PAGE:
Daily Digest

Competing ballot measure adds to Florida solar debate

SOLAR:
• A new coalition launched a ballot initiative to counter a separate group’s proposed constitutional amendment to expand the use of solar energy in Florida. (News Service of Florida)
Georgia Power will build 30 megawatt solar plant at the Kings Bay Naval Submarine Base. (PV Magazine)

SUSTAINABILITY:
• See which Southeast states are running into the red with Mother Nature burning fossil fuels and other activities. (National Geographic)
Tanger Factory Outlet Centers of North Carolina launched a sustainability push for its U.S. locations, including electric vehicle charging stations and solar energy generation. (Triad Business Journal)
• Owners of large commercial buildings in Atlanta prepare to comply by July 20 with a new requirement to report energy and water usage. (Atlanta Business Chronicle)

EFFICIENT LIGHTING: A maturing market for LED bulbs is compelling North Carolina-based Cree to restructure. (Greentech Media)

UTILITIES:
• Does the lack of retail choice by electricity users in Southeast states stifle energy innovation? (Greentech Media)
• Duke Energy is trying boost customer rolls by luring technology firms to its service areas with a San Francisco-based executive. (Charlotte Business Journal)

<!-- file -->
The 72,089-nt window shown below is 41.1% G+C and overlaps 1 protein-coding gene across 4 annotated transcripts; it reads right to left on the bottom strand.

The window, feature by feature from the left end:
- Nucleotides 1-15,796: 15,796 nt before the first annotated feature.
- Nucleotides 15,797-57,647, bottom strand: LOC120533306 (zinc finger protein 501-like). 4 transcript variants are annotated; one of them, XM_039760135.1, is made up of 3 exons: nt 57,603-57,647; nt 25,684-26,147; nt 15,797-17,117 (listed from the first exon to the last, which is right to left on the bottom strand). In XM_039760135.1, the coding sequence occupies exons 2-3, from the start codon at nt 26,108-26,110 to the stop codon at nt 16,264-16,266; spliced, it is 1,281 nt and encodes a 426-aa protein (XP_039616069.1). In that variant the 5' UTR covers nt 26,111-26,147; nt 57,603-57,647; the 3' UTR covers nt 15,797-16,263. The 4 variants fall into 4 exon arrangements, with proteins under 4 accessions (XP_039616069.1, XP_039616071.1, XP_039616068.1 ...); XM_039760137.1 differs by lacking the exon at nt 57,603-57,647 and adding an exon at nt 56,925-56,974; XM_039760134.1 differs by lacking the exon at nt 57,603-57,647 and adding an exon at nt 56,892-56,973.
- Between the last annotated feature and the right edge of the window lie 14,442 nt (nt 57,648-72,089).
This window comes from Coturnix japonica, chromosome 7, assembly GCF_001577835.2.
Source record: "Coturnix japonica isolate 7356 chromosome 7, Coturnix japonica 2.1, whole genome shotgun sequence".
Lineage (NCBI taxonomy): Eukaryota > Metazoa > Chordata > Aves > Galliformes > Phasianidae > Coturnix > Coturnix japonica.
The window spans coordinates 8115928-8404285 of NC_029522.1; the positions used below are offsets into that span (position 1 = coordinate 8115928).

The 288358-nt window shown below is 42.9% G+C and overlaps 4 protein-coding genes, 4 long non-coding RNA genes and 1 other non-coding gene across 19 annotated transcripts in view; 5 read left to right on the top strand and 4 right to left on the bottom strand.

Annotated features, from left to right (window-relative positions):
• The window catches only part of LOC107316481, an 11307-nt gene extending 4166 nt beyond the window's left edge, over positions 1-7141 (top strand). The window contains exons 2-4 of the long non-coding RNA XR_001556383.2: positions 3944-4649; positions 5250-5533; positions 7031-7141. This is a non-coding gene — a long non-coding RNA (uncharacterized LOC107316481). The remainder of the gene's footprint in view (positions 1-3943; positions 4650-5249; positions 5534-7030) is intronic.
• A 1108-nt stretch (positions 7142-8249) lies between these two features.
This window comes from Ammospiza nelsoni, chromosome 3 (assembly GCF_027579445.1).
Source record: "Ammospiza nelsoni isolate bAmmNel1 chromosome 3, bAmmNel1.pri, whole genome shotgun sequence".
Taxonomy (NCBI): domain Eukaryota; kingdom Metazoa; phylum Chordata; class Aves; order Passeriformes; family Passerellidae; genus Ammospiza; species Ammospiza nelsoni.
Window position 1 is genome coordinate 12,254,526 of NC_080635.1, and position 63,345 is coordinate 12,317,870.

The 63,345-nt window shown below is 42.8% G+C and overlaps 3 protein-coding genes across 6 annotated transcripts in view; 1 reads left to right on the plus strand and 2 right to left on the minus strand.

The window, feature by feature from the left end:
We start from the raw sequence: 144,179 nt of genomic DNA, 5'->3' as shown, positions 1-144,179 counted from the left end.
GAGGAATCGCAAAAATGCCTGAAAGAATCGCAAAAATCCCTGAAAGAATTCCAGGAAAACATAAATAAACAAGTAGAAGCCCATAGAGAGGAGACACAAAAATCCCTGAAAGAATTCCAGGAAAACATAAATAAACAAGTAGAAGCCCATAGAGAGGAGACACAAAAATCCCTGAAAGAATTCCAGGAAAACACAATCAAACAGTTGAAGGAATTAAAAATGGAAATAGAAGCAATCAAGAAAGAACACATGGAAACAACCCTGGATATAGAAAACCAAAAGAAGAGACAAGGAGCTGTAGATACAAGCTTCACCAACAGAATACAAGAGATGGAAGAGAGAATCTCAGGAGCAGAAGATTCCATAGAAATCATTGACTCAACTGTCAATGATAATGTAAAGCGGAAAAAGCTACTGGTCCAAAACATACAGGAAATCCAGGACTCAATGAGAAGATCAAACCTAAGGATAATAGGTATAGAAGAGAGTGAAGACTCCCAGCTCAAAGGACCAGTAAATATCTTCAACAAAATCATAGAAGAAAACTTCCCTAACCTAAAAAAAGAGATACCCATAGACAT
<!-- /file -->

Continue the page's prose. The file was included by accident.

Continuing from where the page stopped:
ENERGY STORAGE: A North Carolina lawmaker appealed to colleagues about the potential of emerging storage technologies with a pitch from a Swiss-based manufacturer. (The Fayetteville Observer)

NUCLEAR: Are next-generation molten salt reactors that burn thorium safer than reactors under construction in Georgia, South Carolina and Tennessee? (Forbes)

COAL:
Walter Energy in Alabama, as anticipated, filed for bankruptcy. (Tuscaloosa News)
• How Walter Energy’s coal mining business deteriorated leading up to Wednesday’s bankruptcy filing. (SNL)
• A judge in West Virginia orders a mining company to supply water eight months after its operations polluted area water supplies. (The Charleston Gazette)
• How a West Virginia attorney is waging a decades-long fight against coal mining throughout Appalachia. (Greenwire)

PIPELINES: In their ongoing bid to site the proposed Atlantic Coast Pipeline,  developers now are taking aim at a state wildlife management area in Virginia. (Richmond Times-Dispatch)

CLIMATE: An alternative weekly in Tennessee offers a primer on climate change. (The Pulse, Chattanooga)

OIL: Four members of Louisiana’s congressional delegation are  urging the White House to help settle claims with Taylor Energy over an 11-year-old oil leak. (Associated Press) 

BP SETTLEMENTS:
• Southeast Louisiana has the opportunity to turn BP oil spill settlement funds into “a long-term economic driver.” (New Orleans Times-Picayune)
Public agencies in the New Orleans area have agreed to accept about $240 million in BP settlements, including $10.5 million that the Plaquemines School Board and $1.5 million that Covington accepted this week. (New Orleans Times-Picayune)
Miami-Dade County officials voted to accept $2.5 million from BP to recoup revenue lost because of the 2010 Gulf spill. (Miami Herald)

COMMENTARY:
• Why renewable energy firm executives and public officials were celebrating yesterday in North Carolina, but not Virginia. (The Washington Post)
• A former North Carolina lawmaker calls for a declaration of energy independence. (The Charlotte Observer)

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